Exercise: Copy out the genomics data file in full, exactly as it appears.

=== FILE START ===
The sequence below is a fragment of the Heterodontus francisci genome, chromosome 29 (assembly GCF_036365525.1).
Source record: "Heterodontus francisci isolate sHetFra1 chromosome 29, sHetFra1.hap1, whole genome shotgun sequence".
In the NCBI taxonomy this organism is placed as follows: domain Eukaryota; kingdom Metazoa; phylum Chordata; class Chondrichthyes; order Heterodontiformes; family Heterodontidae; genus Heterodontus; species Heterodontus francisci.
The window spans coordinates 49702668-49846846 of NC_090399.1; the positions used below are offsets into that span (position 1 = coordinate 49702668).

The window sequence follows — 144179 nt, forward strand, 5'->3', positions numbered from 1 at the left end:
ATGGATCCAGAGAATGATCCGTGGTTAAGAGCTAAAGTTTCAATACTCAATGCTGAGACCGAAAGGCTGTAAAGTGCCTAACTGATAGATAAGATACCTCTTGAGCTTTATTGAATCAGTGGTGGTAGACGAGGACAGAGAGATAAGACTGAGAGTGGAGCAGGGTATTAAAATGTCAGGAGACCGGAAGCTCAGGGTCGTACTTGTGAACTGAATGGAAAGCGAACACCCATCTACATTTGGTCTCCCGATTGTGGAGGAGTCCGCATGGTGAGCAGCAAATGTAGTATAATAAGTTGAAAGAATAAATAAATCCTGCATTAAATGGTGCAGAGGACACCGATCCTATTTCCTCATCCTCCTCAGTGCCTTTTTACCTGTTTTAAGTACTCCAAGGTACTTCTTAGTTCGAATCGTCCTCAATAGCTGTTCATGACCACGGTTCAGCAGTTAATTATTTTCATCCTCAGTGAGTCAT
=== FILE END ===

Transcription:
The sequence below is a fragment of the Heterodontus francisci genome, chromosome 29 (assembly GCF_036365525.1).
Source record: "Heterodontus francisci isolate sHetFra1 chromosome 29, sHetFra1.hap1, whole genome shotgun sequence".
In the NCBI taxonomy this organism is placed as follows: domain Eukaryota; kingdom Metazoa; phylum Chordata; class Chondrichthyes; order Heterodontiformes; family Heterodontidae; genus Heterodontus; species Heterodontus francisci.
The window spans coordinates 49702668-49846846 of NC_090399.1; the positions used below are offsets into that span (position 1 = coordinate 49702668).

The window sequence follows — 144179 nt, forward strand, 5'->3', positions numbered from 1 at the left end:
ATGGATCCAGAGAATGATCCGTGGTTAAGAGCTAAAGTTTCAATACTCAATGCTGAGACCGAAAGGCTGTAAAGTGCCTAACTGATAGATAAGATACCTCTTGAGCTTTATTGAATCAGTGGTGGTAGACGAGGACAGAGAGATAAGACTGAGAGTGGAGCAGGGTATTAAAATGTCAGGAGACCGGAAGCTCAGGGTCGTACTTGTGAACTGAATGGAAAGCGAACACCCATCTACATTTGGTCTCCCGATTGTGGAGGAGTCCGCATGGTGAGCAGCAAATGTAGTATAATAAGTTGAAAGAATAAATAAATCCTGCATTAAATGGTGCAGAGGACACCGATCCTATTTCCTCATCCTCCTCAGTGCCTTTTTACCTGTTTTAAGTACTCCAAGGTACTTCTTAGTTCGAATCGTCCTCAATAGCTGTTCATGACCACGGTTCAGCAGTTAATTATTTTCATCCTCAGTGAGTCAT